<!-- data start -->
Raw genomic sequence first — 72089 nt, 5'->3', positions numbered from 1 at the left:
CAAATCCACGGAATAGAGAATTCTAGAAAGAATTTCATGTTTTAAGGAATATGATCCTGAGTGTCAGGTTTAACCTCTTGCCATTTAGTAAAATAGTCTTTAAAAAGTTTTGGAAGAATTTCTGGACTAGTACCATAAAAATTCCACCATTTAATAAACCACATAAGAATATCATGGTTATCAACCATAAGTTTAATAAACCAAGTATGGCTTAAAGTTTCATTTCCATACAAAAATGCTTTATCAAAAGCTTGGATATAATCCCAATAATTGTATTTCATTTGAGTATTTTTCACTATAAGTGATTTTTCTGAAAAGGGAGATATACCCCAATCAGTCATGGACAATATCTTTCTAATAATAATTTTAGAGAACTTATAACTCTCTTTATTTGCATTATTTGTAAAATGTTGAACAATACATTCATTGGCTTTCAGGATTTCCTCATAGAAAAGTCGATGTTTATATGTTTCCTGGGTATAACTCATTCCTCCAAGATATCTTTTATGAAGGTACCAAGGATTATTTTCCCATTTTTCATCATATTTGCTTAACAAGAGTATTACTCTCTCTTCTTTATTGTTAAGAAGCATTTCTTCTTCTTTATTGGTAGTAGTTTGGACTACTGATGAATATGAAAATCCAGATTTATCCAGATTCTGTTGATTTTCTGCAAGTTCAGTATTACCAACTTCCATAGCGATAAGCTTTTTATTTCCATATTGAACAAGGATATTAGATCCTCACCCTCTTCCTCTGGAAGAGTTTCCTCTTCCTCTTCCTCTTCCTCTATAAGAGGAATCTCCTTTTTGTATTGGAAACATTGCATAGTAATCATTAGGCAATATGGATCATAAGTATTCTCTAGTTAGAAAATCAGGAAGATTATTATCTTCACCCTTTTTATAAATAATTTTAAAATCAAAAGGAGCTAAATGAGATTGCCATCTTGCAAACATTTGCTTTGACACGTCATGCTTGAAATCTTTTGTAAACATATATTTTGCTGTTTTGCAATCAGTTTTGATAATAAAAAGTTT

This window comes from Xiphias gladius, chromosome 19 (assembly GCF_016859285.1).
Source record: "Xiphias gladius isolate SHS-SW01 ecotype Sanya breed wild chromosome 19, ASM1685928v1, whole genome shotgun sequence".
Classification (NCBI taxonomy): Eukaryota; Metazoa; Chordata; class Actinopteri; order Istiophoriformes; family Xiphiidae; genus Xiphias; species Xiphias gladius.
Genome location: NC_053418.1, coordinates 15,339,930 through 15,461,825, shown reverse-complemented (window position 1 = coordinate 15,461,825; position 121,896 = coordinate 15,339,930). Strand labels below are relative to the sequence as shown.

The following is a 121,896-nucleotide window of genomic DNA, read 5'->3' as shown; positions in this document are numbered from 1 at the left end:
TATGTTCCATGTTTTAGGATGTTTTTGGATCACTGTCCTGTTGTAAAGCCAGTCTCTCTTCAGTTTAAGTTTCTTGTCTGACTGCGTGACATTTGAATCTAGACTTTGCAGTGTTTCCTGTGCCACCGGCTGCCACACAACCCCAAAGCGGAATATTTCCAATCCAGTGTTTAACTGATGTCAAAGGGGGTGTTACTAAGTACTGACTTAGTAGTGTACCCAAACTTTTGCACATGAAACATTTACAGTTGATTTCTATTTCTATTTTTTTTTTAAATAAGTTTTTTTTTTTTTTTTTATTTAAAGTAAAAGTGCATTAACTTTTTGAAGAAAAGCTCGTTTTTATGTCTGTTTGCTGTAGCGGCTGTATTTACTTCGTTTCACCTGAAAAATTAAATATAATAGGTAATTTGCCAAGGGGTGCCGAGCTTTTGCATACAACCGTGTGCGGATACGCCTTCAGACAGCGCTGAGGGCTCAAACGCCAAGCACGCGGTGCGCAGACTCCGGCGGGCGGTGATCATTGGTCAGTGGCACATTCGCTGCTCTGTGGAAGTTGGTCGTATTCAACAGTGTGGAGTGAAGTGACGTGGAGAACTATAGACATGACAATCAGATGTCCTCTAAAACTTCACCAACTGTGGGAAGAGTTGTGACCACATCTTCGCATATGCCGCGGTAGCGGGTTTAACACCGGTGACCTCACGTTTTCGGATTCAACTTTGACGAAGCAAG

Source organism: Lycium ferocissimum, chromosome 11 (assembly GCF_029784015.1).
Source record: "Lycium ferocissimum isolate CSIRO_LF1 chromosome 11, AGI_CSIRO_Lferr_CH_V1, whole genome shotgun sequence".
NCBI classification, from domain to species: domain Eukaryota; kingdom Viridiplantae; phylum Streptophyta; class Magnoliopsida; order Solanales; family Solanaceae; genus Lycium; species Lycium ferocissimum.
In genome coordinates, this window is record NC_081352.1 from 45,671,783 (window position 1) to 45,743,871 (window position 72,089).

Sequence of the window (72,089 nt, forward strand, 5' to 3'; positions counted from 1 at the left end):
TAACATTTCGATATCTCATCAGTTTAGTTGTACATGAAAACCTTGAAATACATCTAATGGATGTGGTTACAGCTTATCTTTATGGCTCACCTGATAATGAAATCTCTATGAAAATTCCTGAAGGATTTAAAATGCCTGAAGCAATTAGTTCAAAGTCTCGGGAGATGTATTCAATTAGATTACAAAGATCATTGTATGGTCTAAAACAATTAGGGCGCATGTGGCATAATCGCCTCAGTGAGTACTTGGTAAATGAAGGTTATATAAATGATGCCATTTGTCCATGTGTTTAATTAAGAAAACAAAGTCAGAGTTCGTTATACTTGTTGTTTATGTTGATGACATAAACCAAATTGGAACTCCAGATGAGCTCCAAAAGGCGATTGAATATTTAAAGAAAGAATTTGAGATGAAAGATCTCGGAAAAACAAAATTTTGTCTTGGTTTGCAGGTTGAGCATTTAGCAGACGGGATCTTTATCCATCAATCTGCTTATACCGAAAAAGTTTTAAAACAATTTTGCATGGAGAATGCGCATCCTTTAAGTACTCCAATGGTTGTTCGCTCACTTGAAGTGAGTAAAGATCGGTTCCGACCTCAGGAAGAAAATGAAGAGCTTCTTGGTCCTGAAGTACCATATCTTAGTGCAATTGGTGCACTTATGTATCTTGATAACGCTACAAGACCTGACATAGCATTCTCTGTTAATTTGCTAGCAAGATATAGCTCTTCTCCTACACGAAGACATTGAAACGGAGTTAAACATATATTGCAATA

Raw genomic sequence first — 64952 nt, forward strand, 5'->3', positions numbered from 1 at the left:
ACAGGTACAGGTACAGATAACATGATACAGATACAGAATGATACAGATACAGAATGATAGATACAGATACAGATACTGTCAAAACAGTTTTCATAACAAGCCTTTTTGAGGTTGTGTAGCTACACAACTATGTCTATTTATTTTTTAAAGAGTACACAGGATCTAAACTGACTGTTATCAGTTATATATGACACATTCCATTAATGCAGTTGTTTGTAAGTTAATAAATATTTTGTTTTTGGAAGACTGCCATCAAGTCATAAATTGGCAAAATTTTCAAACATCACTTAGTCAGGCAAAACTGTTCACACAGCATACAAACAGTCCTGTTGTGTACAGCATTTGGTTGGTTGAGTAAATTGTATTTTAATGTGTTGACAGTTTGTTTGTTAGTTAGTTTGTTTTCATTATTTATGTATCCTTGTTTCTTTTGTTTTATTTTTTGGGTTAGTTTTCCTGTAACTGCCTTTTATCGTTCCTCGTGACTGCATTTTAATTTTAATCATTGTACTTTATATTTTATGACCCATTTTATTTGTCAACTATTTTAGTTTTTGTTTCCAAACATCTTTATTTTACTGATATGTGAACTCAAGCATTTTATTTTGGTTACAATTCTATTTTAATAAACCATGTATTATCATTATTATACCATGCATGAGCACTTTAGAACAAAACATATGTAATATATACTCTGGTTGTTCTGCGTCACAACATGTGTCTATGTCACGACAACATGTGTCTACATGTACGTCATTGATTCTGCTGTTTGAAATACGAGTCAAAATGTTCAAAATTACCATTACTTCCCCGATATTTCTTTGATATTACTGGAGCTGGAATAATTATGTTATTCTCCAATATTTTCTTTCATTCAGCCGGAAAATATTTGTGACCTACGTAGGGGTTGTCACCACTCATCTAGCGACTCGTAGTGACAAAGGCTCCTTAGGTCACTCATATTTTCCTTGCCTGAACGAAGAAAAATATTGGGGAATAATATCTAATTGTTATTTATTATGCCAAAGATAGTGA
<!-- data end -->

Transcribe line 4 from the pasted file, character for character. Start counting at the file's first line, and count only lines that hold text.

Source record: "Xiphias gladius isolate SHS-SW01 ecotype Sanya breed wild chromosome 19, ASM1685928v1, whole genome shotgun sequence".